What you're looking at is a comparison of the front brake pads from the FK2 Type R, FK8 Type R, facelift FK8 Type R and the FL5 Type R.
The FK2 Type R pad uses a semi-metallic brake compound, developed to give a good balance between performance and durability, offering great stopping power even at high-temperatures as well as high wear resistance. This compound isn't without issues; it generates a high amount of brake dust, produce quite a lot of noise (even more so when cold) and can cause large amounts of disc corrosion due to the high metal content.
Moving forwards, the 2017-2019 FK8 Type R pad uses a compound that visually looks similar, however changes were made to ensure better fade-resistance, inspiring confidence for track driving, and to improve performance at high temperatures. This pad also featured a chamfer on the leading and trailing edge of the pad for the purposes of reducing noise and vibration.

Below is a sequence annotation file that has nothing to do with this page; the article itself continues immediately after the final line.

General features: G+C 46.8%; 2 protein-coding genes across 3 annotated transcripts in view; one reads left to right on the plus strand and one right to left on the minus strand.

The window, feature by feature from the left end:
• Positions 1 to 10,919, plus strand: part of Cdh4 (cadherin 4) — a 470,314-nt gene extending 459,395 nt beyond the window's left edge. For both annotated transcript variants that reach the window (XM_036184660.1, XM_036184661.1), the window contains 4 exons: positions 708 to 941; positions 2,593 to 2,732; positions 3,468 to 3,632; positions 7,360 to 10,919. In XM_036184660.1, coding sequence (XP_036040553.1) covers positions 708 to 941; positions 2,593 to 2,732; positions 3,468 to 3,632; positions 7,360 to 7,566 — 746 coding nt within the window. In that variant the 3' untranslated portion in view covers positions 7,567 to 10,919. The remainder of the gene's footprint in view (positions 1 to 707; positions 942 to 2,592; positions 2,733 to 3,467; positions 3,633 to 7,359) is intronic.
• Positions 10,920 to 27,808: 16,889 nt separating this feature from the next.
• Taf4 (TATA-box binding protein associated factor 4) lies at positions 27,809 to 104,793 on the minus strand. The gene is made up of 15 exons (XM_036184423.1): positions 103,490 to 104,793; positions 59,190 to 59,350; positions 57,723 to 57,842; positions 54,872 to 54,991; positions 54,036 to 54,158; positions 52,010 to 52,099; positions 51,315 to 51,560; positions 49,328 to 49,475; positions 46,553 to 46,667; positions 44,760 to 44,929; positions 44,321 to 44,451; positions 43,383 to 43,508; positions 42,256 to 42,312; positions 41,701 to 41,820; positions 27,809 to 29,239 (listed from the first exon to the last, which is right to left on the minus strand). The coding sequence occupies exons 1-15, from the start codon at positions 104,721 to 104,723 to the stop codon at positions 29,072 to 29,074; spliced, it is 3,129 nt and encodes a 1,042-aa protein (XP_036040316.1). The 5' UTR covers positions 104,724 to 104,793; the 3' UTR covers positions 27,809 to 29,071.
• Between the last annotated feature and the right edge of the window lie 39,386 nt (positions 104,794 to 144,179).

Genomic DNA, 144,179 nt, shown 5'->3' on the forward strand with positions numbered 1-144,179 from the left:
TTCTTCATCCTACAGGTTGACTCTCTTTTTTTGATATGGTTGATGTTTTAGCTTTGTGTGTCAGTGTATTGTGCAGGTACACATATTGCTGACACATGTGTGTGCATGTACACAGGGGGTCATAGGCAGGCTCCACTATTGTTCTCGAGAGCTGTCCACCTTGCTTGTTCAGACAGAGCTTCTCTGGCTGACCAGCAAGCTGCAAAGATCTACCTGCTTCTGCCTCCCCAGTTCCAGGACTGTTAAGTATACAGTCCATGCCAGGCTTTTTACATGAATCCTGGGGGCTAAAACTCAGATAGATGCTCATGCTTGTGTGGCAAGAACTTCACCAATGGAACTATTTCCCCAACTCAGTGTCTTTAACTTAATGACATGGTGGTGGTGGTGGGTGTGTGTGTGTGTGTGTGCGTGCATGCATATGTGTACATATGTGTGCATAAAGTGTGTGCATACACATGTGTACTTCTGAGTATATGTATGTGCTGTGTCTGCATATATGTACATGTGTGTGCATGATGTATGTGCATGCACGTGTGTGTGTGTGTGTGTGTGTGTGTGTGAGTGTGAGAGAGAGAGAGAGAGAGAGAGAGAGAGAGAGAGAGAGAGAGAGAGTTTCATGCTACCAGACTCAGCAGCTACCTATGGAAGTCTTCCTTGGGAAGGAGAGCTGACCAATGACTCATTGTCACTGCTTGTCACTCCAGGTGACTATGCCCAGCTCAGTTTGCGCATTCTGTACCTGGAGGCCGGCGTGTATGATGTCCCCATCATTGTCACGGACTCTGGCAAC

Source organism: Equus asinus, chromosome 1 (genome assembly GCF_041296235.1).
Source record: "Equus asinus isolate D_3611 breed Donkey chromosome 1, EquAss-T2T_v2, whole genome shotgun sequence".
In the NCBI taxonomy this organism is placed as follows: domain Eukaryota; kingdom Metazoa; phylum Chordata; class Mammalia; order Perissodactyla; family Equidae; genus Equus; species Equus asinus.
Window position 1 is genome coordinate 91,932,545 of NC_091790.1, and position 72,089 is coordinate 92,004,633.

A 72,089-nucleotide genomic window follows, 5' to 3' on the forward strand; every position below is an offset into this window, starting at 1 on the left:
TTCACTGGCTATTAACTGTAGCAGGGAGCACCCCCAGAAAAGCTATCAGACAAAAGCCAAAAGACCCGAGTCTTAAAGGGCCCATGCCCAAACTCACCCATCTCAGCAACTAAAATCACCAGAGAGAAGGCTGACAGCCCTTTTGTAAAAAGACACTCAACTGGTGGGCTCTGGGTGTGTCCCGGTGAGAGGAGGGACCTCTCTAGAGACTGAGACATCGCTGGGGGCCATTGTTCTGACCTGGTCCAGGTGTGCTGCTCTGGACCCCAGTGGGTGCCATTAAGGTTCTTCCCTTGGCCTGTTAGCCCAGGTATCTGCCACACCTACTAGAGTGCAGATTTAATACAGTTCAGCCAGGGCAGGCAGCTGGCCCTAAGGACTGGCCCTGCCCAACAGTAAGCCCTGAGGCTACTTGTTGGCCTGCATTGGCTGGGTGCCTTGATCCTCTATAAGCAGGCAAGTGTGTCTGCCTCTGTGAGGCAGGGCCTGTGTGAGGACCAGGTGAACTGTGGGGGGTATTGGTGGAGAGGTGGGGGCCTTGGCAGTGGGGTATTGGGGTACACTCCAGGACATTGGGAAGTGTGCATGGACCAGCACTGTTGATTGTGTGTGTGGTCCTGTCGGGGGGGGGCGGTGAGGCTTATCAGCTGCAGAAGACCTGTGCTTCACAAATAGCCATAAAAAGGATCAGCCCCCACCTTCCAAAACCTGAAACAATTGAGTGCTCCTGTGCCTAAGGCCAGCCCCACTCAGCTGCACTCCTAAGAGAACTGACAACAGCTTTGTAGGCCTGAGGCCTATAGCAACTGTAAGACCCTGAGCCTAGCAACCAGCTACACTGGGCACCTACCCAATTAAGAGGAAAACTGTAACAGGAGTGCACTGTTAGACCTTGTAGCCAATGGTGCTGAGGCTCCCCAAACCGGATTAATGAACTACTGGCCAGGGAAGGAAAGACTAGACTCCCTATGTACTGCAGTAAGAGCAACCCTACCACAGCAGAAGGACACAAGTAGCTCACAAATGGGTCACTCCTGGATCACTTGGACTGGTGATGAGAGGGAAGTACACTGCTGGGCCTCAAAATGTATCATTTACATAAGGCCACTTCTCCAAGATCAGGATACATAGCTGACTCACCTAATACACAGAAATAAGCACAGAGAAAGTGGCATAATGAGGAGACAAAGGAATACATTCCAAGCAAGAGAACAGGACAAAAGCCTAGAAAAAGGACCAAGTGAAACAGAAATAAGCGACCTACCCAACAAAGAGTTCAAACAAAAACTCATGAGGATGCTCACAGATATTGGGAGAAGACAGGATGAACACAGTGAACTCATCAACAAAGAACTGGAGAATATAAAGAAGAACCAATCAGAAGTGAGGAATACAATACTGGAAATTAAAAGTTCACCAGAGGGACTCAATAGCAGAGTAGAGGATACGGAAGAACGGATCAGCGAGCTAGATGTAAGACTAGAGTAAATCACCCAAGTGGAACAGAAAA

The facelift FK8 Type R brake pads were changed yet again for this variant. Honda removed the chamfered edge on the pad and once again changed the compound to have improved fade-resistance and increased performance at high temperatures. Visually this brake pad seems to have significantly less metal content than the previous 2 iterations.
A brake pad compound very similar to the 2020 FK8 facelift is used on the FL5 Type R however the chamfered edge found on the 2017 pre-facelift FK8 is reintroduced. The brake compound found on the FL5 pad is the most advanced of the 4, with further improvements to brake fade and performance at high temperatures as well as reductions in the amount of brake dust produced.
Although Brembo do not release the exact contents of the compound it is easy to see visually that the largest change has been the move away from compounds with a higher metallic content and towards compounds with more organic materials such as rubber, glass fibre and kevlar.